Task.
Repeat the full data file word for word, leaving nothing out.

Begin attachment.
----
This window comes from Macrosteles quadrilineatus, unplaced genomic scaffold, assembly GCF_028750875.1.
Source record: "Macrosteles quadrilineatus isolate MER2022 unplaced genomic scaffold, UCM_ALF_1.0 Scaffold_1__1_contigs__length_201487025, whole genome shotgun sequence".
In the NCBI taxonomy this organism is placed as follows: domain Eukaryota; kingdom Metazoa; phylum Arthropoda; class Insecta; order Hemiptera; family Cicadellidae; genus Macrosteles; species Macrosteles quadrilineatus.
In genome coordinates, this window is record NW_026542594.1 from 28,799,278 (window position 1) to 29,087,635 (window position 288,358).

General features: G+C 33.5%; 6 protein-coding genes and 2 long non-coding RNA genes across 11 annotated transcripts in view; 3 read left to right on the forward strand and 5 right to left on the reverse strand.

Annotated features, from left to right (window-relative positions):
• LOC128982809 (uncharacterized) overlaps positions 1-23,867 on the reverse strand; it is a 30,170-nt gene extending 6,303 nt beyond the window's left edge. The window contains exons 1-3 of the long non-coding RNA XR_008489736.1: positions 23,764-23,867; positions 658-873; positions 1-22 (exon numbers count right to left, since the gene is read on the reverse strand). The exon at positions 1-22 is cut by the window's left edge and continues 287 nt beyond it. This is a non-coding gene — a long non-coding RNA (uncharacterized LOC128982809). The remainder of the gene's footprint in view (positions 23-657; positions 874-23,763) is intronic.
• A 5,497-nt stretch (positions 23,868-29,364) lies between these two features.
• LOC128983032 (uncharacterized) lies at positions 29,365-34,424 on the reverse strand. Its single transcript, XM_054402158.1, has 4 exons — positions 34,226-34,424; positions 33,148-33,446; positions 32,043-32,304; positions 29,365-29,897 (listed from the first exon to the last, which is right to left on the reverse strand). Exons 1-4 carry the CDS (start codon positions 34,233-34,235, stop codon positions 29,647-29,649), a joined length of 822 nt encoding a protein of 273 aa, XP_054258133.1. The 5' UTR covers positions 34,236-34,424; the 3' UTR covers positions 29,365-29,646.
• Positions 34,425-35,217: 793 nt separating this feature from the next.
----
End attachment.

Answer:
This window comes from Macrosteles quadrilineatus, unplaced genomic scaffold, assembly GCF_028750875.1.
Source record: "Macrosteles quadrilineatus isolate MER2022 unplaced genomic scaffold, UCM_ALF_1.0 Scaffold_1__1_contigs__length_201487025, whole genome shotgun sequence".
In the NCBI taxonomy this organism is placed as follows: domain Eukaryota; kingdom Metazoa; phylum Arthropoda; class Insecta; order Hemiptera; family Cicadellidae; genus Macrosteles; species Macrosteles quadrilineatus.
In genome coordinates, this window is record NW_026542594.1 from 28,799,278 (window position 1) to 29,087,635 (window position 288,358).

General features: G+C 33.5%; 6 protein-coding genes and 2 long non-coding RNA genes across 11 annotated transcripts in view; 3 read left to right on the forward strand and 5 right to left on the reverse strand.

Annotated features, from left to right (window-relative positions):
• LOC128982809 (uncharacterized) overlaps positions 1-23,867 on the reverse strand; it is a 30,170-nt gene extending 6,303 nt beyond the window's left edge. The window contains exons 1-3 of the long non-coding RNA XR_008489736.1: positions 23,764-23,867; positions 658-873; positions 1-22 (exon numbers count right to left, since the gene is read on the reverse strand). The exon at positions 1-22 is cut by the window's left edge and continues 287 nt beyond it. This is a non-coding gene — a long non-coding RNA (uncharacterized LOC128982809). The remainder of the gene's footprint in view (positions 23-657; positions 874-23,763) is intronic.
• A 5,497-nt stretch (positions 23,868-29,364) lies between these two features.
• LOC128983032 (uncharacterized) lies at positions 29,365-34,424 on the reverse strand. Its single transcript, XM_054402158.1, has 4 exons — positions 34,226-34,424; positions 33,148-33,446; positions 32,043-32,304; positions 29,365-29,897 (listed from the first exon to the last, which is right to left on the reverse strand). Exons 1-4 carry the CDS (start codon positions 34,233-34,235, stop codon positions 29,647-29,649), a joined length of 822 nt encoding a protein of 273 aa, XP_054258133.1. The 5' UTR covers positions 34,236-34,424; the 3' UTR covers positions 29,365-29,646.
• Positions 34,425-35,217: 793 nt separating this feature from the next.